a peripheral wall which extends at least 180 degrees about the rotor in a generally circumferential direction from the front of the assembly at an outer periphery of the sweep area towards the rear of the assembly to partially surround and define an enclosed portion of the sweep area, the peripheral wall having a circumference which is larger than a circumference of the rotor, defining a space therebetween; and
a through port communicating through the peripheral wall between the enclosed portion of the sweep area near the front of the assembly and the venturi passage;
wherein the shaft of the rotor is spaced towards the front of the assembly from a radial centre of the peripheral wall such that the space defined between the rotor and the peripheral wall progressively gets smaller in the direction of rotation towards the front of the assembly.
12. The assembly according to claim 11 wherein the venturi passage is defined between confronting airfoil surfaces of respective airfoil assemblies.
13. A wind turbine assembly comprising:
a venturi passage extending in a flow direction from a front opening at a front of the assembly to a rear opening at a rear of the assembly, the venturi passage being defined between confronting airfoil surfaces of respective airfoil assemblies;
a rotor including a shaft supported for rotation in proximity to the venturi passage about a longitudinal axis of the rotor which lies substantially perpendicular to the flow direction of the venturi passage and a plurality of blades extending radially from the shaft for rotation therewith to define a sweep area occupied by the blades as the rotor is rotated about the longitudinal axis of the rotor;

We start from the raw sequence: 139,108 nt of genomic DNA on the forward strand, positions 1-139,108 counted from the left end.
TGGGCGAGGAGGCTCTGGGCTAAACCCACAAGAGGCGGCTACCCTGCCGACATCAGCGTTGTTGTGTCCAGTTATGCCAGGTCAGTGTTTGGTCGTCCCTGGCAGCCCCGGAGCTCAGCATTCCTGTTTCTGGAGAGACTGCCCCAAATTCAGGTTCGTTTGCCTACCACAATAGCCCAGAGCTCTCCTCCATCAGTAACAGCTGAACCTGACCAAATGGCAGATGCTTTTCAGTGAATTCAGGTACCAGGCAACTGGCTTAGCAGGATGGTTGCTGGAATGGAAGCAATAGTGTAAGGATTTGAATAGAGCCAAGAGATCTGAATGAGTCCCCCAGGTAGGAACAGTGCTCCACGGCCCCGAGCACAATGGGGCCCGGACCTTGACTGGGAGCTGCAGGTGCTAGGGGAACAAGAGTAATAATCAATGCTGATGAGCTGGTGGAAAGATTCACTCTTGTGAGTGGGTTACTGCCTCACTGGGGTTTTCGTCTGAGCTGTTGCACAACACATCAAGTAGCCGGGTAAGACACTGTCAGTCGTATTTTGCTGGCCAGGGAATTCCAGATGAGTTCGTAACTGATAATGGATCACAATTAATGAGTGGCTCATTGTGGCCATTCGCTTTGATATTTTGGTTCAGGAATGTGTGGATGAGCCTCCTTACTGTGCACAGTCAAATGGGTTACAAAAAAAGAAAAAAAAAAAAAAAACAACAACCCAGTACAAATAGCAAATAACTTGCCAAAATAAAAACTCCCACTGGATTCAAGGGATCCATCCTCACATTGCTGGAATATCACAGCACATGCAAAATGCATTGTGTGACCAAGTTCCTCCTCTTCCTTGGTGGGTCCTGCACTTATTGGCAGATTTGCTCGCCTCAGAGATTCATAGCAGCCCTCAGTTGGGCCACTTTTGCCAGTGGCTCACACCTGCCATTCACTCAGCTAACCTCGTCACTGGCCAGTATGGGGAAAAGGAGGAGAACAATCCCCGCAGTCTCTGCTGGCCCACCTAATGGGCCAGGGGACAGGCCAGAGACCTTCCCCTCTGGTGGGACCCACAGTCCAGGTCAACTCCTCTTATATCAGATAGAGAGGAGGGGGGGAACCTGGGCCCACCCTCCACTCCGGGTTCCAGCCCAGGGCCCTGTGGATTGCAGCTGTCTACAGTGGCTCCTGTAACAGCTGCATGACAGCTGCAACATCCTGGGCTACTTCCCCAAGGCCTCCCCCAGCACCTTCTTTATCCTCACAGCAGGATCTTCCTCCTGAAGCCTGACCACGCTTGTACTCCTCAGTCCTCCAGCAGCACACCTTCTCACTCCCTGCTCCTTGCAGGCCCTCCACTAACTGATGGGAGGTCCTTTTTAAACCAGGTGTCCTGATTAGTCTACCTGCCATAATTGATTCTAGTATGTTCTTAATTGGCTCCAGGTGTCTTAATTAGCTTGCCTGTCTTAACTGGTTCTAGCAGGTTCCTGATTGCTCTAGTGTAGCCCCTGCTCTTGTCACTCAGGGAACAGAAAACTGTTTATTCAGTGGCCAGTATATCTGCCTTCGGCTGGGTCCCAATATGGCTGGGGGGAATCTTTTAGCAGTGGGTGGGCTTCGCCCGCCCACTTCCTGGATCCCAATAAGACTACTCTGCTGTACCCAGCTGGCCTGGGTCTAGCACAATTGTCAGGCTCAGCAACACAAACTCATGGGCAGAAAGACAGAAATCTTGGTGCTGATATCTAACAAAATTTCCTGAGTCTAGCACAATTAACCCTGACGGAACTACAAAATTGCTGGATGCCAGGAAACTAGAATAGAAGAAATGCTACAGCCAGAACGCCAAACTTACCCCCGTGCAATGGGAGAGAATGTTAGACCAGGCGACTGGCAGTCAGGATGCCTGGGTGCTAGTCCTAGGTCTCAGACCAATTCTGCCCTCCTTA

a peripheral wall which extends at least 180 degrees about the rotor in a generally circumferential direction from the front of the assembly at an outer periphery of the sweep area towards the rear of the assembly to partially surround and define an enclosed portion of the sweep area; and
a through port communicating through the peripheral wall between the enclosed portion of the sweep area near the front of the assembly and the venturi passage;
wherein the enclosed portion of the sweep area is bound at opposing ends by end walls having a close tolerance with respective ends of the blades.
14. The assembly according to claim 13 wherein the end walls terminate at a respective edge extending in the flow direction from the shaft of the rotor to the front of the assembly and the end walls span greater than 180 degrees about the shaft.